There is a lot of thoughtful conversation happening online about this, among the hyperbole there are some real people, black and white writing thoughtfully about how we can move through what seems an impossible impasse in our country right now. I think as followers of Jesus it is incumbent on us to be informed, to look deep and to acknowledge and use our privilege to make a difference.

As Christians, we are called into the uncomfortable places, we are called to follow Christ into the mess and into the hurt. We can start with listening, deeply listening to our brothers and sisters of color when they talk about the pain they experience on a daily basis just trying to get by. As Christians we are called to look deep into our hearts and confront what might be lurking there, hurting us and keeping us from being able to fully be open to someone else’s pain.

I don’t have any answers, but perhaps the events in Ferguson and around the country can be an opportunity to move forward. In the middle of the hurt, and anger and pain and violence and analysis and media speculation, there are voices of courage and hope. People reaching across the chasms that have opened up to make contact with ” the other”.

There is a one man, Lt. Jerry Lohr, a white police officer in Ferguson, who is on the streets on the edge of the protests, he has been hit by things thrown by the crowd, but he does not wear armor. He goes into the crowds and listens to the protestors, he knows them as human beings, many of them know that he sees them and they ask for him by name. Lt. Jerry was able to keep one part of Ferguson peaceful while another part burned on Monday night. If there were more Lt. Jerrys there would be more peace.

What is taking place in Ferguson and across the country is a loud resounding echo of the freedom movement from the 60s. People might not be turned away from lunch counters and from the front of the bus, but they continue to be discriminated against in very real and systematic ways. Things changed when people stood together to say no more, and things can continue to change if we have the courage to stand with our brothers and sisters of color.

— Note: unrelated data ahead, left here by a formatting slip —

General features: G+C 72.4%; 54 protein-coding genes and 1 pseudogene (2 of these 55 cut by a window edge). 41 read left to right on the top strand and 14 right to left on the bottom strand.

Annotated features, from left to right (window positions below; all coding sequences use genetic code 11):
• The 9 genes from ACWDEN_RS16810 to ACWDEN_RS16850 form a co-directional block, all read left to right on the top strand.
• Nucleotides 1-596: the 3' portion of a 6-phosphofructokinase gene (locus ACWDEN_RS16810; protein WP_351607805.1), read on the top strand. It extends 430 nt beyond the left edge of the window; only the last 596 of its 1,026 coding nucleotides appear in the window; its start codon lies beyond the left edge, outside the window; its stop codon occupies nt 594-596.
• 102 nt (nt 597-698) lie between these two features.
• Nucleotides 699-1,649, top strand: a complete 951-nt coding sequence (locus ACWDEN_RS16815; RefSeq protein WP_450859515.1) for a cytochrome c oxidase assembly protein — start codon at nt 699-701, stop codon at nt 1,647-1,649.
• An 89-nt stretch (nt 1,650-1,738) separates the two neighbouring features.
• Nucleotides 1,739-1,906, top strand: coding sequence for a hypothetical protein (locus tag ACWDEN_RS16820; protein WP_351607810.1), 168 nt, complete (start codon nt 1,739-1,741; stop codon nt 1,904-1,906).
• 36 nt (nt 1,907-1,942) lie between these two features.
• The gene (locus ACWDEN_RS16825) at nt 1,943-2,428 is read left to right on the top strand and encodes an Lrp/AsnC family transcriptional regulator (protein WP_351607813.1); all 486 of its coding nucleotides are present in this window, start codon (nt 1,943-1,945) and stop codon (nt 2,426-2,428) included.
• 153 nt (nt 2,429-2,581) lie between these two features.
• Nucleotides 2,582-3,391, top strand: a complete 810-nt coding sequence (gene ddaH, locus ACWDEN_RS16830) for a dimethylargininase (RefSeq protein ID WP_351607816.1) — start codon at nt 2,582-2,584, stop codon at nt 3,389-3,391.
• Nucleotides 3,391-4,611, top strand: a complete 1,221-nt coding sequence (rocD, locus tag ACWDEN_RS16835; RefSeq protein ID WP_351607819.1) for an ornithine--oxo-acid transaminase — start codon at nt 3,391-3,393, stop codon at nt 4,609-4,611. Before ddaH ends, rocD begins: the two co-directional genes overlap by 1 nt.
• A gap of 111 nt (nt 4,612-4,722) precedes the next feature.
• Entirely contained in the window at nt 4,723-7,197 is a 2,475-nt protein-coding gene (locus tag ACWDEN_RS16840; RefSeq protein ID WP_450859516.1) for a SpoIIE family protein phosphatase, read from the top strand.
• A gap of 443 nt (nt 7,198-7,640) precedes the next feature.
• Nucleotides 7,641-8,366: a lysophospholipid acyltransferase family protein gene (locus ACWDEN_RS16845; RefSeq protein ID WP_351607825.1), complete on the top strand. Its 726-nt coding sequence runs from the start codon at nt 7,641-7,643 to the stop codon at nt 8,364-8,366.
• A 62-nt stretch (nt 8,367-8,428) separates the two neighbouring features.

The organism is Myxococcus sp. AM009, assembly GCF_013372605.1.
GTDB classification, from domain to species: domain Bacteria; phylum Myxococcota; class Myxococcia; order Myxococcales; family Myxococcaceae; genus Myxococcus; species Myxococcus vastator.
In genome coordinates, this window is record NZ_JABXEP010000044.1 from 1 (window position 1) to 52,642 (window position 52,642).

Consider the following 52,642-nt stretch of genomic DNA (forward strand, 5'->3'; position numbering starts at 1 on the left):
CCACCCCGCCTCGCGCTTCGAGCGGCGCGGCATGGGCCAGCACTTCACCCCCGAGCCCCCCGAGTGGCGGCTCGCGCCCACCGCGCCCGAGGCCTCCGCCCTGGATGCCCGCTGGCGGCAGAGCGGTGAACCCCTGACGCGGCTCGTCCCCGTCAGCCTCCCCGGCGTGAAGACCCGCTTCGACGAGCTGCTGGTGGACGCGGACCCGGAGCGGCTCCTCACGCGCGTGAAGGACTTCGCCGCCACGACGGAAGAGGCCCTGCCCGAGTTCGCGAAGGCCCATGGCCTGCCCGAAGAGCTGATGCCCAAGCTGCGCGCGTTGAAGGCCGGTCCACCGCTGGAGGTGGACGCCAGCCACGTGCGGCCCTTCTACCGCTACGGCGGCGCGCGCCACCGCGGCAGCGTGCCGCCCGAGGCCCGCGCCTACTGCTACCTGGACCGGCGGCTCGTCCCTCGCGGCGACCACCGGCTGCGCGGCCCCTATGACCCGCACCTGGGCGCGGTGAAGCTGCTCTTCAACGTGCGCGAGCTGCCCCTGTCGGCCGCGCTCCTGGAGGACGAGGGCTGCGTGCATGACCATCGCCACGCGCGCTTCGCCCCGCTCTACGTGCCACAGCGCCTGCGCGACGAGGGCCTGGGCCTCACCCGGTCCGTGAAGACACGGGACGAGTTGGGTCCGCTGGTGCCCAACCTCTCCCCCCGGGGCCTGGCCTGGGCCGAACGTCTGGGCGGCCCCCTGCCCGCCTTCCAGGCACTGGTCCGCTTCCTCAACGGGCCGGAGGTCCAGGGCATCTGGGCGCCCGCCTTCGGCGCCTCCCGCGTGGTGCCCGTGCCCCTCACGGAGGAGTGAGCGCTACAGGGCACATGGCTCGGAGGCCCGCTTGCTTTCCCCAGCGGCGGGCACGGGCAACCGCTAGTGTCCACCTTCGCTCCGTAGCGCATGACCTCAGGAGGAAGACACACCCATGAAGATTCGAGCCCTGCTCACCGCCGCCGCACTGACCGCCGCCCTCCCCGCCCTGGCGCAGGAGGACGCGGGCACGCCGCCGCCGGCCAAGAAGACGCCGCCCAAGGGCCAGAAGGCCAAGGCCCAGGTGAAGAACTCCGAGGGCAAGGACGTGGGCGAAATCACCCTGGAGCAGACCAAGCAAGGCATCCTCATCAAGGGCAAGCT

The time has come for us to do more than ring our hands and wonder what has happened. The time has come for us to prepare and pay attention. Not all of us are called to the front lines in Ferguson or St. Louis, but we are all called to recognize Jesus in the face of the other. Jesus who we wait for this Advent, Jesus who will be born in the stable behind the inn with the animals and the shepherds to keep him company. Jesus who is always bringing people together who would rather not be together, Jesus who ate with outcasts and politicians. When we are confronted with the difficult conversations that we must have, “The key is recognizing that we are walking on holy ground — not so much the literal earth beneath our feet, but the holy ground of each other’s lives. That is where Christ enters in.” – Mike Kinman, dean of Christ Church Cathedral, St. Louis, MO. As we enter the holy time of Advent, let us remember the holy ground of each other’s lives, and the lives of all of God’s children.

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About Rebecca Crummey

I am an Episcopal priest, photographer, wife, daughter, sister, aunt, friend, yoga enthusiast, and foodie.
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2 Responses to My Homily about Ferguson From 11/30/14

  1. Amy Adams says:

    I love this message. I have shared with Dwayne and my parents. Big hug to you for such an articulate and thoughtful piece.

  2. Sallyanne Ofner says:

    Thank you, Rebecca.